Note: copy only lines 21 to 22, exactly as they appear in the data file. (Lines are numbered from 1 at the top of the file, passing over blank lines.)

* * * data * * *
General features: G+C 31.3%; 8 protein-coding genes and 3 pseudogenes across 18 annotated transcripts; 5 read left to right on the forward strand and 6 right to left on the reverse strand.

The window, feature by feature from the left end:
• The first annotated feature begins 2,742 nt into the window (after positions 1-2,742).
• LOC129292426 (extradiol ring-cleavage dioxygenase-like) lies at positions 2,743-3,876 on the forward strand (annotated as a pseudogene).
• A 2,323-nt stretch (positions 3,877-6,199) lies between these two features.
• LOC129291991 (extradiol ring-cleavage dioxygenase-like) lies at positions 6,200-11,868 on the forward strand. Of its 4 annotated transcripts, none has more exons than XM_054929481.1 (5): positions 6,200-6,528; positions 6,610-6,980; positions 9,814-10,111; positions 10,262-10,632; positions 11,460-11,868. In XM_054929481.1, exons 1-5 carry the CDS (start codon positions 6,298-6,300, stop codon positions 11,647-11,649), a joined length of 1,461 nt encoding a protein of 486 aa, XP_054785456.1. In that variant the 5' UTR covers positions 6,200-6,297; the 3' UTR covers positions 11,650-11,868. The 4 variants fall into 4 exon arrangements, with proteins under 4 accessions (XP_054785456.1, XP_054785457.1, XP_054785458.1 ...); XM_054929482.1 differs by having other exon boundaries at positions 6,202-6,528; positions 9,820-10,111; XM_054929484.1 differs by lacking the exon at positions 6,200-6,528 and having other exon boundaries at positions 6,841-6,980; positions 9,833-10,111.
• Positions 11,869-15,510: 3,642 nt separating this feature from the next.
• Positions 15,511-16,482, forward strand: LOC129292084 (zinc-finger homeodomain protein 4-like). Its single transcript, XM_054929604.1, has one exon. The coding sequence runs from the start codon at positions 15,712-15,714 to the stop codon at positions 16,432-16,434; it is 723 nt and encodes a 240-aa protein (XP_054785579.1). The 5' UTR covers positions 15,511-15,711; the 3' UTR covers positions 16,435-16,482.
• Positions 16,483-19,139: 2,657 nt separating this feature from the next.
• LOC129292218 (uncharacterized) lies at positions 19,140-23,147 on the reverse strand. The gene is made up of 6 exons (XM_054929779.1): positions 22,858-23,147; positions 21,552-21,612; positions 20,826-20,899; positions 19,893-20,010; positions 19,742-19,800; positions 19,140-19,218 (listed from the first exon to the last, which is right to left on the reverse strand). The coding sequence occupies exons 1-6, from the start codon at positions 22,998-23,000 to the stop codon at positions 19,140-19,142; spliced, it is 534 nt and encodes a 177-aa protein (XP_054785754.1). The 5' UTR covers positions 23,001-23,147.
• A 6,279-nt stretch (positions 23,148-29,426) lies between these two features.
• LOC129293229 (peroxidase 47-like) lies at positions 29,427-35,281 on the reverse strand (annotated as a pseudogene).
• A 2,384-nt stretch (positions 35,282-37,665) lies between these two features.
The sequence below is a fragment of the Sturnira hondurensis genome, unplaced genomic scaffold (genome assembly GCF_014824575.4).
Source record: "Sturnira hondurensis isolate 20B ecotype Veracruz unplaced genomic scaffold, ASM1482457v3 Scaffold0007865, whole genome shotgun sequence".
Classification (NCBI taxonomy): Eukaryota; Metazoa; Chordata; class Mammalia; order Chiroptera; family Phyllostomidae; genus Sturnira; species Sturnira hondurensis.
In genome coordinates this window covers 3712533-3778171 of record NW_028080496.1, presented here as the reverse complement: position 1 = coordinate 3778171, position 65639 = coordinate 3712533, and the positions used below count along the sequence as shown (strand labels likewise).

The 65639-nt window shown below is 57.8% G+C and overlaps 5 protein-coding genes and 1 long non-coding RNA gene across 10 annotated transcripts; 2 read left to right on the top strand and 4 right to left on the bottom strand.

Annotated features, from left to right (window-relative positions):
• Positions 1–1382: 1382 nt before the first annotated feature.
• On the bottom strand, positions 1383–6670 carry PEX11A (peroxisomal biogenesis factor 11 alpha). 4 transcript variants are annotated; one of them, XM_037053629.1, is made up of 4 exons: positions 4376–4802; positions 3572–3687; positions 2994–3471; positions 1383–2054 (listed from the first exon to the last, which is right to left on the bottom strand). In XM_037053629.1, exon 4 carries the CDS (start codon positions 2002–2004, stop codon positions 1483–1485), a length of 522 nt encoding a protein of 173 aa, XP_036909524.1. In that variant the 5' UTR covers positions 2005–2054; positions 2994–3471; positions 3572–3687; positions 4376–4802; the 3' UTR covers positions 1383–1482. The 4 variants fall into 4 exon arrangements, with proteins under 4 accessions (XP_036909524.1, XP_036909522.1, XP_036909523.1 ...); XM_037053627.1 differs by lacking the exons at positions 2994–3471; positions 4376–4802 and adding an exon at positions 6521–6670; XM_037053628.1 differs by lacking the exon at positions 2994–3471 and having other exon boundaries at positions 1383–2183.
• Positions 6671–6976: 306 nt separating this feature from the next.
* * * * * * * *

• On the bottom strand, positions 1383–6670 carry PEX11A (peroxisomal biogenesis factor 11 alpha). 4 transcript variants are annotated; one of them, XM_037053629.1, is made up of 4 exons: positions 4376–4802; positions 3572–3687; positions 2994–3471; positions 1383–2054 (listed from the first exon to the last, which is right to left on the bottom strand). In XM_037053629.1, exon 4 carries the CDS (start codon positions 2002–2004, stop codon positions 1483–1485), a length of 522 nt encoding a protein of 173 aa, XP_036909524.1. In that variant the 5' UTR covers positions 2005–2054; positions 2994–3471; positions 3572–3687; positions 4376–4802; the 3' UTR covers positions 1383–1482. The 4 variants fall into 4 exon arrangements, with proteins under 4 accessions (XP_036909524.1, XP_036909522.1, XP_036909523.1 ...); XM_037053627.1 differs by lacking the exons at positions 2994–3471; positions 4376–4802 and adding an exon at positions 6521–6670; XM_037053628.1 differs by lacking the exon at positions 2994–3471 and having other exon boundaries at positions 1383–2183.
• Positions 6671–6976: 306 nt separating this feature from the next.